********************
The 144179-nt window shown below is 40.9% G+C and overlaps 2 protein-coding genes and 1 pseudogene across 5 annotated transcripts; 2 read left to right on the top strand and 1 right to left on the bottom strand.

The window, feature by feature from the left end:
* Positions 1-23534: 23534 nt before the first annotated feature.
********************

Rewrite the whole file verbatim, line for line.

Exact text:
The 144179-nt window shown below is 40.9% G+C and overlaps 2 protein-coding genes and 1 pseudogene across 5 annotated transcripts; 2 read left to right on the top strand and 1 right to left on the bottom strand.

The window, feature by feature from the left end:
* Positions 1-23534: 23534 nt before the first annotated feature.